Syrian Boy From Heartbreaking Viral Image Resurfaces (Photos)

| by Lauren Briggs

Omran Daqneesh, the Syrian boy who became famous for being the subject of a heartbreaking viral photo, is all cleaned up. Now, he looks healthy and recovered.

On June 5, TV reporter Kinana Alloush, who is best known for taking a controversial smiling selfie with dead rebel soldiers -- posted photos of Omran in his first appearance since the airstrike footage shocked the world, notes The Guardian.

An interview posted by Alloush shows Omran's father explaining that he changed his son's name and hairstyle after rebels reportedly intimidated him and others threatened to kidnap the boy, though The Guardian notes that the Syrian government could have coerced the family into giving the interview and has made similar publicity efforts in the past. Alloush is known to be a supporter of Syrian President Bashar al-Assad.

"The child Omran, those who tried to shed Syrian blood mislead the news that he was hit by the Syrian Arab Army," Alloush wrote below the photos, according to Daily Mail. "Here he now lives in the Syrian state with its army, its leader and its people."

In 2016, a dramatic image caused the 5-year-old to become the face of the civilians who suffered in the bloody siege on Aleppo, Syria. The boy was photographed sitting upright in an ambulance, covered in blood and dust from an airstrike that killed his 10-year-old brother.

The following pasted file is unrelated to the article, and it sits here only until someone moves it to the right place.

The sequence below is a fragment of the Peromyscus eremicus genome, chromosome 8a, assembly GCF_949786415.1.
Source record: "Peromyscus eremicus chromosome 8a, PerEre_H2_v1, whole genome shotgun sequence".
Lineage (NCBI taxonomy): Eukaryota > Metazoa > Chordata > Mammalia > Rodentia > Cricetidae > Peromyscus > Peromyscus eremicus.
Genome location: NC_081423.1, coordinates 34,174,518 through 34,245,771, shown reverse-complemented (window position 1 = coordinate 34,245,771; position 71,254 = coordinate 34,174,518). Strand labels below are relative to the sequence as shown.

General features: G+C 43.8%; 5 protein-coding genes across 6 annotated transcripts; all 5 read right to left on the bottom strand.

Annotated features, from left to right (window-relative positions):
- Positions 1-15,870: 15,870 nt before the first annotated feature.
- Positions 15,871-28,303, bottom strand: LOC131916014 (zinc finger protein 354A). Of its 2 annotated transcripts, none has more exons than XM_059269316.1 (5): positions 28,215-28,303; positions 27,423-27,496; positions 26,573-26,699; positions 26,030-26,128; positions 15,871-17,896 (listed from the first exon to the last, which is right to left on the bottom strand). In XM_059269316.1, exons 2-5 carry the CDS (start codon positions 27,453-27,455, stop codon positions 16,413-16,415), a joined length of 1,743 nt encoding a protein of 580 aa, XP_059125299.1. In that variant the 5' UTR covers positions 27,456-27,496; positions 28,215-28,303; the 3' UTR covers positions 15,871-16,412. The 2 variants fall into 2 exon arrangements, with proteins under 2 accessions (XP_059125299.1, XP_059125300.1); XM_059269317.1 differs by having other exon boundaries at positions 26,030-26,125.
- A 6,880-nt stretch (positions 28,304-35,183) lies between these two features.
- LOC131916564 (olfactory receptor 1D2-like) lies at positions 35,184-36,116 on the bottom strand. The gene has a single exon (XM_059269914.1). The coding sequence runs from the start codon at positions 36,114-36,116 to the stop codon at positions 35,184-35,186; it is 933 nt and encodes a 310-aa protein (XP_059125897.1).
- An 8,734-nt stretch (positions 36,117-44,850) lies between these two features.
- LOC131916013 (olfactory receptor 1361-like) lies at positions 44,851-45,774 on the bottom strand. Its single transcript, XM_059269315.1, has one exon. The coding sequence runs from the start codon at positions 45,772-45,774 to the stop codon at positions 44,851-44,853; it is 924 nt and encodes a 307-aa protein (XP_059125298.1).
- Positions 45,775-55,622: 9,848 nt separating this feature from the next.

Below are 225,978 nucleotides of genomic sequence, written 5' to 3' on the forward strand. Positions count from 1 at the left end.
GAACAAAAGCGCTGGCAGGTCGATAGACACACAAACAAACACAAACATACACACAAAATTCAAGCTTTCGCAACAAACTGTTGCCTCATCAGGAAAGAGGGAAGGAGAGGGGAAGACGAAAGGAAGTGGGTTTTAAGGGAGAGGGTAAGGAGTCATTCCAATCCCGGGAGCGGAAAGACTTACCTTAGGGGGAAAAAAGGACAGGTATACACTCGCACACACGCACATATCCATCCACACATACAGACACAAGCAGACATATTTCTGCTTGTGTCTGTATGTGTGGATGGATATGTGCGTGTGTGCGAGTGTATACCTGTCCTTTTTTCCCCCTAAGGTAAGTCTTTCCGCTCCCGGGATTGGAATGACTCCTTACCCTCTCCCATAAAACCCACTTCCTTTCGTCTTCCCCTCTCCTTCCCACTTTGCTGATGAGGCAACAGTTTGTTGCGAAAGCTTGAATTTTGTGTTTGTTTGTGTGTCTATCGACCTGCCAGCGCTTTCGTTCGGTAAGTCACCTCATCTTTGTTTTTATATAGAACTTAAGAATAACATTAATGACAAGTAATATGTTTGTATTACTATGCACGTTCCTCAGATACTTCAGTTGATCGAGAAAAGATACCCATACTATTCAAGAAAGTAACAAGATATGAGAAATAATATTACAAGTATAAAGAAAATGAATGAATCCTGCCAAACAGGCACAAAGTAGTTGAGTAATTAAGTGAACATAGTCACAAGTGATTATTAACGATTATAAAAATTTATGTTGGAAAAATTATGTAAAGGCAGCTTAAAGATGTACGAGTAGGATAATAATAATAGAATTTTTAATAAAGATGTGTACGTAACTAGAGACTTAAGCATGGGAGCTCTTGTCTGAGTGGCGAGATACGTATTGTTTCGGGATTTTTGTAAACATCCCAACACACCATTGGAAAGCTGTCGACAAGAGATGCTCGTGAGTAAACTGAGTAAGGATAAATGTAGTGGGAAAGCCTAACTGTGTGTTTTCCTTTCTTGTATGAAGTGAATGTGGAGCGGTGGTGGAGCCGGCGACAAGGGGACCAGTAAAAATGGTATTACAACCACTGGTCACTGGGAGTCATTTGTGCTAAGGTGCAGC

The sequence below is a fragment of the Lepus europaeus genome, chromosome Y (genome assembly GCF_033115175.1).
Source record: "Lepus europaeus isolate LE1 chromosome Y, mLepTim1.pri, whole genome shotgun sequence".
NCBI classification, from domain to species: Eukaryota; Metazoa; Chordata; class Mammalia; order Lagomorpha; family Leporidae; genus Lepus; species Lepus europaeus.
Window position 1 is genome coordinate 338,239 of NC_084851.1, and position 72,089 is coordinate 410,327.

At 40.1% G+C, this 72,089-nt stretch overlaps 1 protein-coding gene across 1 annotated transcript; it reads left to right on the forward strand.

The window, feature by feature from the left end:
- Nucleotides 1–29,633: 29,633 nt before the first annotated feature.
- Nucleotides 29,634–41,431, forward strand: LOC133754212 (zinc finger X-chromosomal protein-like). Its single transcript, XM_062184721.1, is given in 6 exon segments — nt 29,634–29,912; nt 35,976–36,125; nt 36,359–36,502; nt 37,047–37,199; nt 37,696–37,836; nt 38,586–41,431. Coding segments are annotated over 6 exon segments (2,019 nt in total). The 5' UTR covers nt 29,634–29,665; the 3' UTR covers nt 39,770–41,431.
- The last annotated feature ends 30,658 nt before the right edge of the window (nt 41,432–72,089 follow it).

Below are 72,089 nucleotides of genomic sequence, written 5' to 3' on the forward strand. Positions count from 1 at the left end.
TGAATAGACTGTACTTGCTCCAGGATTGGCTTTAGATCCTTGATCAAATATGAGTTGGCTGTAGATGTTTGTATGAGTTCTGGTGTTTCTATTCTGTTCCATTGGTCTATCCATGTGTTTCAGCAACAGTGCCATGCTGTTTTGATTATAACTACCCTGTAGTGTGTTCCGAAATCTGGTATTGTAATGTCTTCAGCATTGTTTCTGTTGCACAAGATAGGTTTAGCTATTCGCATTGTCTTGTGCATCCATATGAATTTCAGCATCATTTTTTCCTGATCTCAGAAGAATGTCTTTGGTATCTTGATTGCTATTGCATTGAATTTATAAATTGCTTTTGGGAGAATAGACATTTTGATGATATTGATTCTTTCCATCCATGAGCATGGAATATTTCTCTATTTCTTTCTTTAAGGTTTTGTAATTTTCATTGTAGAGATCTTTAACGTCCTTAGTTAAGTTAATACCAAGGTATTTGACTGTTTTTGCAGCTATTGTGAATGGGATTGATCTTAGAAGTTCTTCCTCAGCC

A longer video shows the young boy, with his mop of hair and a shirt depicting Nickelodeon's "CatDog," scarcely moving but simply staring at the blood that he wipes off his face, not crying or talking.

"The boy was traumatized," radiology nurse Mohammad al-Ahmad, who was working the emergency room that night when Omran and three other injured young children came in, told The New York Times. "He wasn't speaking when he arrived. A few minutes later, he started crying from pain."

Though many others were killed and injured during the airstrike, it was Omran's photo that went viral, as countless people doctored the image and used it both to call for help and darkly suggest that it won't come.

"Syrians are tweeting Omran's picture as they ask why the world is doing nothing about the killing in [Aleppo]," reads the caption of Telegraph Middle East correspondent Raf Sanchez's tweet.

Both parents reportedly survived the attack, though family members declined to talk to the media, saying that they were afraid of government retaliation.

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